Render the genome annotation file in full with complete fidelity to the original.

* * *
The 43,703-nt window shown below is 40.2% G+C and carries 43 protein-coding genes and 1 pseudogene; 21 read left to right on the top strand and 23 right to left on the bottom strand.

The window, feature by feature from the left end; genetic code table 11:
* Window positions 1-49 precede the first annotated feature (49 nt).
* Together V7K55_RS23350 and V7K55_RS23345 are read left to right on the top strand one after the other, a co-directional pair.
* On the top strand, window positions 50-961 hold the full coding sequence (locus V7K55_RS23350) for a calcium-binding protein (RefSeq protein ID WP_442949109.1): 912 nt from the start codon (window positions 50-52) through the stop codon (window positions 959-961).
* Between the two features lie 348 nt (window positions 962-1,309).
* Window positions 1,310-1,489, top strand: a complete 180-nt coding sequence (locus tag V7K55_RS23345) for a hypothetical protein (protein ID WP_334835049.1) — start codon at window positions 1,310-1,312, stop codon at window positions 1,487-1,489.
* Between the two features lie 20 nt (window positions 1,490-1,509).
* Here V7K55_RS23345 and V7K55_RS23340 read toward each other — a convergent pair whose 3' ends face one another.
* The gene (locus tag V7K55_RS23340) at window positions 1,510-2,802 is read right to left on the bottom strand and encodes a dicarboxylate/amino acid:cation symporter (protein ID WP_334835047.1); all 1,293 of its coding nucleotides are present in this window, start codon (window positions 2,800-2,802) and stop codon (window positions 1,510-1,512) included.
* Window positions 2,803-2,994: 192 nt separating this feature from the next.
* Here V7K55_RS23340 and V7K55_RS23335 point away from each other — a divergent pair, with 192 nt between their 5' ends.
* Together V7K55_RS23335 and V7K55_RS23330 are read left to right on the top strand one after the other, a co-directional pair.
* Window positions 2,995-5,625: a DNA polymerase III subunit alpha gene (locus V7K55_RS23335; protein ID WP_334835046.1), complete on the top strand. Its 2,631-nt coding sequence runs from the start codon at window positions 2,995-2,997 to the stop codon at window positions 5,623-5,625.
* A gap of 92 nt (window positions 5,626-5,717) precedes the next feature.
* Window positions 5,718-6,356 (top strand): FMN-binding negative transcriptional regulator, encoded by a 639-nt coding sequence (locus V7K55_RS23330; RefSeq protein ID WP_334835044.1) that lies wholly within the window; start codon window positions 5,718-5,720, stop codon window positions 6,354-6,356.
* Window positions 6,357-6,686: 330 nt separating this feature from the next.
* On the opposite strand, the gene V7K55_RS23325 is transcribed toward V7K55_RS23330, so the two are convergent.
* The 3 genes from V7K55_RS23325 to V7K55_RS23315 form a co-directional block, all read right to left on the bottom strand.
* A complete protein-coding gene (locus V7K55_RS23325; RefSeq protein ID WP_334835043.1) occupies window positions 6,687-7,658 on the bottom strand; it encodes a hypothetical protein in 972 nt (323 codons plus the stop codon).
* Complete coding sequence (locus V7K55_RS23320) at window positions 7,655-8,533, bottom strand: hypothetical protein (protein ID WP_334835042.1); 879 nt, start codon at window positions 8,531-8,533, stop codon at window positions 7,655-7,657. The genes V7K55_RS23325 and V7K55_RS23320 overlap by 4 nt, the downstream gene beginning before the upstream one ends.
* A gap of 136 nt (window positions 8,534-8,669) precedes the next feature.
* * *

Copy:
The 43,703-nt window shown below is 40.2% G+C and carries 43 protein-coding genes and 1 pseudogene; 21 read left to right on the top strand and 23 right to left on the bottom strand.

The window, feature by feature from the left end; genetic code table 11:
* Window positions 1-49 precede the first annotated feature (49 nt).
* Together V7K55_RS23350 and V7K55_RS23345 are read left to right on the top strand one after the other, a co-directional pair.
* On the top strand, window positions 50-961 hold the full coding sequence (locus V7K55_RS23350) for a calcium-binding protein (RefSeq protein ID WP_442949109.1): 912 nt from the start codon (window positions 50-52) through the stop codon (window positions 959-961).
* Between the two features lie 348 nt (window positions 962-1,309).
* Window positions 1,310-1,489, top strand: a complete 180-nt coding sequence (locus tag V7K55_RS23345) for a hypothetical protein (protein ID WP_334835049.1) — start codon at window positions 1,310-1,312, stop codon at window positions 1,487-1,489.
* Between the two features lie 20 nt (window positions 1,490-1,509).
* Here V7K55_RS23345 and V7K55_RS23340 read toward each other — a convergent pair whose 3' ends face one another.
* The gene (locus tag V7K55_RS23340) at window positions 1,510-2,802 is read right to left on the bottom strand and encodes a dicarboxylate/amino acid:cation symporter (protein ID WP_334835047.1); all 1,293 of its coding nucleotides are present in this window, start codon (window positions 2,800-2,802) and stop codon (window positions 1,510-1,512) included.
* Window positions 2,803-2,994: 192 nt separating this feature from the next.
* Here V7K55_RS23340 and V7K55_RS23335 point away from each other — a divergent pair, with 192 nt between their 5' ends.
* Together V7K55_RS23335 and V7K55_RS23330 are read left to right on the top strand one after the other, a co-directional pair.
* Window positions 2,995-5,625: a DNA polymerase III subunit alpha gene (locus V7K55_RS23335; protein ID WP_334835046.1), complete on the top strand. Its 2,631-nt coding sequence runs from the start codon at window positions 2,995-2,997 to the stop codon at window positions 5,623-5,625.
* A gap of 92 nt (window positions 5,626-5,717) precedes the next feature.
* Window positions 5,718-6,356 (top strand): FMN-binding negative transcriptional regulator, encoded by a 639-nt coding sequence (locus V7K55_RS23330; RefSeq protein ID WP_334835044.1) that lies wholly within the window; start codon window positions 5,718-5,720, stop codon window positions 6,354-6,356.
* Window positions 6,357-6,686: 330 nt separating this feature from the next.
* On the opposite strand, the gene V7K55_RS23325 is transcribed toward V7K55_RS23330, so the two are convergent.
* The 3 genes from V7K55_RS23325 to V7K55_RS23315 form a co-directional block, all read right to left on the bottom strand.
* A complete protein-coding gene (locus V7K55_RS23325; RefSeq protein ID WP_334835043.1) occupies window positions 6,687-7,658 on the bottom strand; it encodes a hypothetical protein in 972 nt (323 codons plus the stop codon).
* Complete coding sequence (locus V7K55_RS23320) at window positions 7,655-8,533, bottom strand: hypothetical protein (protein ID WP_334835042.1); 879 nt, start codon at window positions 8,531-8,533, stop codon at window positions 7,655-7,657. The genes V7K55_RS23325 and V7K55_RS23320 overlap by 4 nt, the downstream gene beginning before the upstream one ends.
* A gap of 136 nt (window positions 8,534-8,669) precedes the next feature.